Thomas Frey, a futurist from the DaVinci Institute in the United States predicts that by 2030 people will rely on billions of drones and sensors to live.
College is stressful enough without being blindsided by the true cost of attending
Many of the students now applying to U.S. colleges and universities have almost no idea what it will really cost to go there, if they get accepted. Save the jokes about these kids needing to do their homework. This is not the fault of prospective students—or their families.
If transparent pricing is the key to a healthy market, the U.S. higher education industry should be in an iron lung. Sticker prices for university tuition and fees have surged roughly 1,200 percent since 1978, far outpacing the overall 280 percent inflation over the same period. The average cost of a year of private school tuition is $25,000, with the full cost of many top schools topping $60,000.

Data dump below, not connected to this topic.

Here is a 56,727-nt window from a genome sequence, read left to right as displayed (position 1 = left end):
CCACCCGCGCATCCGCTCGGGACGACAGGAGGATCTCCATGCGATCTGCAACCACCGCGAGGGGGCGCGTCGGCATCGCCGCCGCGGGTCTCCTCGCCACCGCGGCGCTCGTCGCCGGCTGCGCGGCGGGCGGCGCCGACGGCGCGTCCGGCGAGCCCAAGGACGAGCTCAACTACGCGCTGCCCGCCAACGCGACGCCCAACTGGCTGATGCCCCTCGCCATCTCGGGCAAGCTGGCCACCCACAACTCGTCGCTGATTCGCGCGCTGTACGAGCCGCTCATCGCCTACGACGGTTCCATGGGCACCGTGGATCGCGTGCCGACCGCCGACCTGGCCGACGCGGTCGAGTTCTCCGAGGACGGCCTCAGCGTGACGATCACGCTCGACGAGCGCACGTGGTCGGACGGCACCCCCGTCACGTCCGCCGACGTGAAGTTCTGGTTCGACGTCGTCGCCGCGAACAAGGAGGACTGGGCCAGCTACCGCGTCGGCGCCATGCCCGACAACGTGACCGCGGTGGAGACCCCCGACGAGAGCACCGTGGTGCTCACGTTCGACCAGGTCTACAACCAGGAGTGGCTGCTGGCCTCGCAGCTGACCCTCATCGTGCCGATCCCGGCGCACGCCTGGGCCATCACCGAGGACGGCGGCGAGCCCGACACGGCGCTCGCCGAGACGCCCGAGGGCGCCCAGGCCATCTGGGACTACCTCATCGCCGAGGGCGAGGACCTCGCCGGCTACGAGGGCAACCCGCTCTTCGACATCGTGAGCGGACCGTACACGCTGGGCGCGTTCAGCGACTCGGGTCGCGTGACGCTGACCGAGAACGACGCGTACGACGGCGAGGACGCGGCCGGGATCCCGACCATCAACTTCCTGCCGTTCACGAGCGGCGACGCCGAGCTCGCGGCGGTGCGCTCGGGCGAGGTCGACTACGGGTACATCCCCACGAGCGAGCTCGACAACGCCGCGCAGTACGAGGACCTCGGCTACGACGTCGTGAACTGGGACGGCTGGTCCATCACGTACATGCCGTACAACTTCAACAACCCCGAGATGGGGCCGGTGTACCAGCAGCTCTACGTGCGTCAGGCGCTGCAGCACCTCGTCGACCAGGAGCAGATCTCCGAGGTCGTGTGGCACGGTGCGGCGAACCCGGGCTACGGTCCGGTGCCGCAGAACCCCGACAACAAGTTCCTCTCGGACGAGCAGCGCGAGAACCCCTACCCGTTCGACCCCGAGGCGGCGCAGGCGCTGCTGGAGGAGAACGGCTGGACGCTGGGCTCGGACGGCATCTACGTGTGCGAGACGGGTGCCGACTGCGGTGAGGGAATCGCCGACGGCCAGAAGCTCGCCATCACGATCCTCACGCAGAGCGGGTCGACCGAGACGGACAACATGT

Futurist Thomas Frey: In March, when Facebook announced the $2 billion acquisition of Oculus Rift, they not only put a giant stamp of approval on the technology, but they also triggered an instant demand for virtual reality designers, developers, and engineers.
When it comes to landing a high-paying entry level position, young people have very few options without spending tons of money on college. And even then, unless they get engineering degrees from top tier schools, the odds are against them. But now young people have a faster, cheaper option.
Futurist Thomas Frey: Last year the DaVinci Institute launched a computer programmer training school, DaVinci Coders, and one of the key people we tapped to be one of our world-class instructors was Jason Noble. On Friday I attended a talk given by Jason at the Rocky Mountain Ruby Conference in Boulder, Colorado titled “From Junior Engineer to Productive Engineer.”